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US$ 110 000 has been given to the Cape Leopard Trust

Published: 25 March 2008

A grant of US$ 110 000 has been given to the Cape Leopard Trust to set up a new leopard project in Namaqualand. This substantial amount of funding has come from the Critical Ecosystem Partnership Fund (CEPF) and Conservation International (CI).

The project will be run by Ben-Jon Dreyer, a very enthusiastic young conservationist. He will be assisted on a rotational basis by community field workers trained by the Biota group, as well as by a BSc Honours graduate, Gail Potgieter from Pietermaritzburg. Gail has volunteered her services to the CLT for the entire year in an effort to gain some work experience before registering for a Masters degree in Zoology.

The study will take place in the Kamiesberg Mountains – in the Garies -Kamieskroon part of Namaqualand famous for its flowers in spring. Soon visitors will not only have the luxury of visiting this area as being one of the worlds floral hotspots, but also as an area that hosts diverse fauna in an incredible landscape. Remote digital cameras will be deployed to monitor faunal activity in the hope of capturing data on leopard.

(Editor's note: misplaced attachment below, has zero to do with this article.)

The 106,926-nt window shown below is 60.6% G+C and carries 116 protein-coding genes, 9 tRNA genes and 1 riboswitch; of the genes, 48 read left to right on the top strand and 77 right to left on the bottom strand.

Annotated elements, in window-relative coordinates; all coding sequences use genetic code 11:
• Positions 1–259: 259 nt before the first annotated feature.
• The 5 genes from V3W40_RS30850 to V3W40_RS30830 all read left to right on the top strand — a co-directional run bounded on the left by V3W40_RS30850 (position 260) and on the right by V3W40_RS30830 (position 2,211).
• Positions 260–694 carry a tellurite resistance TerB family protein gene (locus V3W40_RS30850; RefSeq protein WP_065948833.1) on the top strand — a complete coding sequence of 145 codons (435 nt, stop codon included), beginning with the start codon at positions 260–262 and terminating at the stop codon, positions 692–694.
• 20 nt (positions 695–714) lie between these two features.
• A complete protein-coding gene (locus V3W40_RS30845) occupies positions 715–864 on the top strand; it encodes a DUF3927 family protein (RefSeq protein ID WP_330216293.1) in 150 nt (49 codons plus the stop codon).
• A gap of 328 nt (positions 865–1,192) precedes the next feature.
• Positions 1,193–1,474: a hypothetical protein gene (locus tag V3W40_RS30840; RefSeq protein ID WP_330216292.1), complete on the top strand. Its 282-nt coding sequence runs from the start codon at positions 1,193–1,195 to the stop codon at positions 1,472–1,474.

Historical evidence suggests leopards were resident in this area, but are now locally extinct. Skeid (1982) refers to a note made by Barnabas Shaw in 1817 when at Leliefontein mission station on the Kamiesberge, that “tigers” (local name for leopards) were very destructive among cattle, horses and foals”. Shortridge (1936) wrote “Leopards are no longer resident in the Kamiesberg...”

Quinton and his fiancée Elizabeth (Liz) Bond visited the region in January. Contrary to the bleak view expressed above, we believe leopards still pass through this magnificent region. Whether they are resident or not, we shall soon see. This habitat would make for an ideal leopard corridor linking this hilly and mountainous terrain up to the Gariep (Orange) River and Richtersveld. We will keep you updated with the progress of this project.